FAS Helps Pack Protein Punch Across the Pacific
The Foreign Agricultural Service’s (FAS) Agricultural Trade Office (ATO) in Beijing recently partnered with the U.S. dry edible bean industry to launch a program that aims to pack more protein into Chinese diets.
The Nebraska Department of Agriculture (NDA), along with the Nebraska Dry Bean Commission (NDBC), joined the FAS Beijing ATO to begin a program to promote the use of U.S. dry beans within China. NDA and NDBC funded research at the University of Nebraska-Lincoln to show how dry beans can be used in various ways. For example, dry beans may be ground into flour and added to pastry flour to increase the nutritional value of noodles, which are a staple in the Chinese diet. Traditionally, China has used dry beans for bean paste or soup but little else.
Through the FAS Emerging Markets Program, the FAS Beijing ATO brought a Chinese delegation of food manufacturers to Nebraska in late June to see first-hand how to take advantage of the low-cost, high-protein supply of U.S. dry beans. The delegation participated in a seminar to learn about NDBC and the state’s dry bean industry, conducted taste tests, and visited grocery stores to observe packaging and marketing techniques. These efforts piqued the delegation’s interest in adding flavored dry whole beans to instant noodles and using dry beans as an ingredient for instant noodle seasoning bags.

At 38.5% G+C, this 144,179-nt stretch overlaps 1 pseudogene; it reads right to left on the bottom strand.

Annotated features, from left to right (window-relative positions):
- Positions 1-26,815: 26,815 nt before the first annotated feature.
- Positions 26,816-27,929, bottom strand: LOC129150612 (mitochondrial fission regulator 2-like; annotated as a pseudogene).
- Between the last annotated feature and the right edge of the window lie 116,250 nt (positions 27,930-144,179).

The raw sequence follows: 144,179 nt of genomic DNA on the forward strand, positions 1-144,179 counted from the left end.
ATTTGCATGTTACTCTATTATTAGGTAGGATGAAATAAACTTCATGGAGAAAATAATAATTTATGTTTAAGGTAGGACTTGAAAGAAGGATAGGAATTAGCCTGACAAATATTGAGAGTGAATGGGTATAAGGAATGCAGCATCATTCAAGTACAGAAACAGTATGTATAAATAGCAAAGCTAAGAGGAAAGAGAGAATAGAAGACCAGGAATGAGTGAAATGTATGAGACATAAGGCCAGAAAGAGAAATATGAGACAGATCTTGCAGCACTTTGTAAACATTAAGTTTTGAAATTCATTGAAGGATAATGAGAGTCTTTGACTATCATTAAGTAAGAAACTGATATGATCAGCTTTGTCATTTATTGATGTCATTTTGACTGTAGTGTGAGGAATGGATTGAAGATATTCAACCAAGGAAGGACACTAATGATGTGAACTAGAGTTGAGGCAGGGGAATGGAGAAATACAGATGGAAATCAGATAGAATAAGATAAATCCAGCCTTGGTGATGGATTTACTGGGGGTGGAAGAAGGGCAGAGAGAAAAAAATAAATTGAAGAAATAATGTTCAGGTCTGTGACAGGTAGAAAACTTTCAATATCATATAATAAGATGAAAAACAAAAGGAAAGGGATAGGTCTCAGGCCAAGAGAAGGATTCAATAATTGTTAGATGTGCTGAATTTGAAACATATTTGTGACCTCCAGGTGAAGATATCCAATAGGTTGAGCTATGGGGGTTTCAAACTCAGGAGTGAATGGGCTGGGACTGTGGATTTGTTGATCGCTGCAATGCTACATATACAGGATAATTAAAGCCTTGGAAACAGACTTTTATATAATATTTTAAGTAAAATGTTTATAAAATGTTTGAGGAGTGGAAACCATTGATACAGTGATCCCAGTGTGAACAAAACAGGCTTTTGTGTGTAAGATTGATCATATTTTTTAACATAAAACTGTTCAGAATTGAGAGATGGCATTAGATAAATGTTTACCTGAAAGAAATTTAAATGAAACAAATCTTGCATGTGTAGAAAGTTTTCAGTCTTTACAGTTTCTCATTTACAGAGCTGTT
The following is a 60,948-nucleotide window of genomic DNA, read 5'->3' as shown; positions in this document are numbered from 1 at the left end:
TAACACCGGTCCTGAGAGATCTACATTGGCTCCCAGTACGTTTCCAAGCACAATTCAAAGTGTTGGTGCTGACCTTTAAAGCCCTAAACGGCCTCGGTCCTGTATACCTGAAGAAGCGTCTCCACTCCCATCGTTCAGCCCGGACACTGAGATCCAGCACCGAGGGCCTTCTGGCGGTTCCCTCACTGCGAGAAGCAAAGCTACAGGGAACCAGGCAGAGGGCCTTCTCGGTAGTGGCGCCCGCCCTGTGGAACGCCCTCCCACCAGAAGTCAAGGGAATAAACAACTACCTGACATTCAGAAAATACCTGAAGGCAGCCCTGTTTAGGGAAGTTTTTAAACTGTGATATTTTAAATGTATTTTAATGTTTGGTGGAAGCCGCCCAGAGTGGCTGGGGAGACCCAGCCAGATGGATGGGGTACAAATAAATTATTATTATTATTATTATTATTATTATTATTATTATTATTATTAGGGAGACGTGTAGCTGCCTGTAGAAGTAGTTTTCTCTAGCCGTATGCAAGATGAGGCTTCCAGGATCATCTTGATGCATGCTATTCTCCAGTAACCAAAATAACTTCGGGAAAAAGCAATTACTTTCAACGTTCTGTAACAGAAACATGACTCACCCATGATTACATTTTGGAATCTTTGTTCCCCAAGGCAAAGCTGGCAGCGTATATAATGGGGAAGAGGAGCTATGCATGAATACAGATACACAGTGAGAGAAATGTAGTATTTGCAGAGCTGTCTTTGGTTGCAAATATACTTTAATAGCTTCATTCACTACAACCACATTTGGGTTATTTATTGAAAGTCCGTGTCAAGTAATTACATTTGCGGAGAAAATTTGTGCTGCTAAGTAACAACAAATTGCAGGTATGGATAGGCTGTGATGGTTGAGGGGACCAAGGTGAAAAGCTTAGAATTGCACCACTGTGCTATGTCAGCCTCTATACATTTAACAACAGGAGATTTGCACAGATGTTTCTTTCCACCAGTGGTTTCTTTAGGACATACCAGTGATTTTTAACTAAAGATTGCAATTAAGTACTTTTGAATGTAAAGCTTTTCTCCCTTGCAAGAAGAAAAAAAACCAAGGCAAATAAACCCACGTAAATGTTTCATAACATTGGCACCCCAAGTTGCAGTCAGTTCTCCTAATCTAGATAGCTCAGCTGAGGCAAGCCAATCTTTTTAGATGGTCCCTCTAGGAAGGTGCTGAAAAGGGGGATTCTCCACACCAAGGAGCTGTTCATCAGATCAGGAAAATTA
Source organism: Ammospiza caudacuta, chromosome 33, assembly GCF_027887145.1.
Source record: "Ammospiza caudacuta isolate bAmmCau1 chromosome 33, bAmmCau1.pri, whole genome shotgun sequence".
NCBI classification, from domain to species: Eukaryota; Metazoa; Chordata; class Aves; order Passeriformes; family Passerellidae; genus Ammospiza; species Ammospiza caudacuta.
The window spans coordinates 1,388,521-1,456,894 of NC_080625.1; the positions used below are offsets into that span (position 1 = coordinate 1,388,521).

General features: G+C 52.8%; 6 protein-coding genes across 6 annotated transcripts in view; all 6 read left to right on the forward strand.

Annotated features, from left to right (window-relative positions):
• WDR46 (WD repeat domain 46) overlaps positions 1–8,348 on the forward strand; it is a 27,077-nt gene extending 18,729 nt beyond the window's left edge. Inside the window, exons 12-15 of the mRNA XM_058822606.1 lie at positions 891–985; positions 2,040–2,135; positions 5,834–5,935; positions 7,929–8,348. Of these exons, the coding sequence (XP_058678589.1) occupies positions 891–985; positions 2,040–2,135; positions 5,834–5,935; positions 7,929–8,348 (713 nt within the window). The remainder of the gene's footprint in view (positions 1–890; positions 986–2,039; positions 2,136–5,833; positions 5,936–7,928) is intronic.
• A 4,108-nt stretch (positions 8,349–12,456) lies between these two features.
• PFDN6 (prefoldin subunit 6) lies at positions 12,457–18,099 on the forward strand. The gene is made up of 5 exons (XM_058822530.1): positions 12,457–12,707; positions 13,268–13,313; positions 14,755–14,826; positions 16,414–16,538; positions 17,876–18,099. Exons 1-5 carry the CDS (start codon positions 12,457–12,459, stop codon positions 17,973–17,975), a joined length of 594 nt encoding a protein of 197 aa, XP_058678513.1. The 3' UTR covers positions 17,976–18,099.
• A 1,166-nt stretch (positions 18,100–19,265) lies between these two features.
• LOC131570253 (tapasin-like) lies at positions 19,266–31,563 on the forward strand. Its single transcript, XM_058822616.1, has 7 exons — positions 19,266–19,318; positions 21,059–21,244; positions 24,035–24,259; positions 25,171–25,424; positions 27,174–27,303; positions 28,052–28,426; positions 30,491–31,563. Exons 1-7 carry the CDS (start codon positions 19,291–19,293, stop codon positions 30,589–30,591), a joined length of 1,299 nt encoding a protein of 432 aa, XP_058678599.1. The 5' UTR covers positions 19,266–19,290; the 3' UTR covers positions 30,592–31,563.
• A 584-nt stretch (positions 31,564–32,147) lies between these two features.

Recently, the FAS Beijing ATO hosted NDBC in Beijing to meet with Jin Mai Lang, the world’s largest instant noodle producer, to discuss technical applications and uses of dry beans. Additionally, NDBC met with other key Chinese food manufacturers to discuss new market opportunities for several U.S. dry bean products.
China is Nebraska’s fourth-largest trading partner and one of the state’s fastest growing markets, having more than doubled during the past five years with a 36-percent increase in 2011 alone. The state’s success is just one example of how U.S. agricultural exports are supporting jobs, boosting the economy and improving the balance of trade due to a surging demand around the world for the American brand of agriculture.